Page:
Polyphase alternators are two, three, or six phases. Two-phase power is used in only a few localities. Six-phase is primarily used for operation of rotary converters or large rectifiers. Three-phase alternators are the most widely used for power production. Polyphase alternators have capacities from 3 kW to 250,000 kW and voltage from 110 V to
13,800 V. Two general types of three-phases alternator windings are the delta winding used in three wire, three-phase alternators, and the star or wye winding used in four-wire, three-phase types. Three-wire, three-phase alternators have three sets of single-phase windings spaced 120 electrical degrees apart around the armature. One electrical degree is equivalent to one degree of arc in a two pole machine, 0.50 degree of arc in a four-pole machine, 0.33 degree of arc in a six-pole machine, and so on. The three single-phase windings are connected in series to form the delta connection, and
the terminals are connected to the junction point of each pair of armature coils (see illustration below - Three-wire, three-phase alternator). The total current in a delta-connected circuit is always equal to the vector sum of currents in two-phase windings. The instantaneous current flows out to the load through two windings and returns from the load through the third winding. Since the coils are similar physically and electrically, equal voltages are generated and applied to the terminals. Due to spacing of the coils about the armature, the maximum voltage between the pairs of terminals does not occur simultaneously.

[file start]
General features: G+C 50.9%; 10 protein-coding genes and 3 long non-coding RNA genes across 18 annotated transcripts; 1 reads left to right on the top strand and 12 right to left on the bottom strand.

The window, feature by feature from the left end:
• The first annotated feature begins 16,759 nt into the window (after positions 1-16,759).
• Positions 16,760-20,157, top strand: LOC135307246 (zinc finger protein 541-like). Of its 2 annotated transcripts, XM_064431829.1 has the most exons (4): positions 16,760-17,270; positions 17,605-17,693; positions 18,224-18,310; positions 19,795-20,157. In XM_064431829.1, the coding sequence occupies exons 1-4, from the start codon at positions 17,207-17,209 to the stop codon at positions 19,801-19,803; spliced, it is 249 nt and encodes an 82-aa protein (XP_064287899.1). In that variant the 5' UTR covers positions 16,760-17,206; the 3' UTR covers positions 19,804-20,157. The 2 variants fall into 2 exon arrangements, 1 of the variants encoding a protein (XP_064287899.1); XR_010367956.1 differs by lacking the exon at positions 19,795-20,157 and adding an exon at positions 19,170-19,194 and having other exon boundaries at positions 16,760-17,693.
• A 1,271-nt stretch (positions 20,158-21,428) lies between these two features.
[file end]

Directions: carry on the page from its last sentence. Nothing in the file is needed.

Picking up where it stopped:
Three-wire, three-phase alternator
The characteristics of three- wire, three-phase (or delta) alternators are:
- The amount of current through the alternator terminals is the algebraic sum of current through the alternator coils.
- The currents are not equal in magnitude or time.